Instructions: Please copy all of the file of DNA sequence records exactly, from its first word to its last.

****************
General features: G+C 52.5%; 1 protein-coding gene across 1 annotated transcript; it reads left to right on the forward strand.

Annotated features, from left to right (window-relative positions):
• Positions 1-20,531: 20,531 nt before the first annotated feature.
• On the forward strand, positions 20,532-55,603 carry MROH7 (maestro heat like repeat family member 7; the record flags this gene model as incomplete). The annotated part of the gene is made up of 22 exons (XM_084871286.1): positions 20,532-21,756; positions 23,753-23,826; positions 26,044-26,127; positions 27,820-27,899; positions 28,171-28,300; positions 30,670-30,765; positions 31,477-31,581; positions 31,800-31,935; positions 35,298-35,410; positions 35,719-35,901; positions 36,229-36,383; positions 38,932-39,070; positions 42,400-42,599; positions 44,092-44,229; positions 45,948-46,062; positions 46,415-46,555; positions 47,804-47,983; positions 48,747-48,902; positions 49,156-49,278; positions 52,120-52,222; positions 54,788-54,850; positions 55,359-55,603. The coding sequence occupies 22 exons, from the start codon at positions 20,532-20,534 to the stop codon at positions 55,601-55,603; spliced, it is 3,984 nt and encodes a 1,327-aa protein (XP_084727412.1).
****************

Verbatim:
General features: G+C 52.5%; 1 protein-coding gene across 1 annotated transcript; it reads left to right on the forward strand.

Annotated features, from left to right (window-relative positions):
• Positions 1-20,531: 20,531 nt before the first annotated feature.
• On the forward strand, positions 20,532-55,603 carry MROH7 (maestro heat like repeat family member 7; the record flags this gene model as incomplete). The annotated part of the gene is made up of 22 exons (XM_084871286.1): positions 20,532-21,756; positions 23,753-23,826; positions 26,044-26,127; positions 27,820-27,899; positions 28,171-28,300; positions 30,670-30,765; positions 31,477-31,581; positions 31,800-31,935; positions 35,298-35,410; positions 35,719-35,901; positions 36,229-36,383; positions 38,932-39,070; positions 42,400-42,599; positions 44,092-44,229; positions 45,948-46,062; positions 46,415-46,555; positions 47,804-47,983; positions 48,747-48,902; positions 49,156-49,278; positions 52,120-52,222; positions 54,788-54,850; positions 55,359-55,603. The coding sequence occupies 22 exons, from the start codon at positions 20,532-20,534 to the stop codon at positions 55,601-55,603; spliced, it is 3,984 nt and encodes a 1,327-aa protein (XP_084727412.1).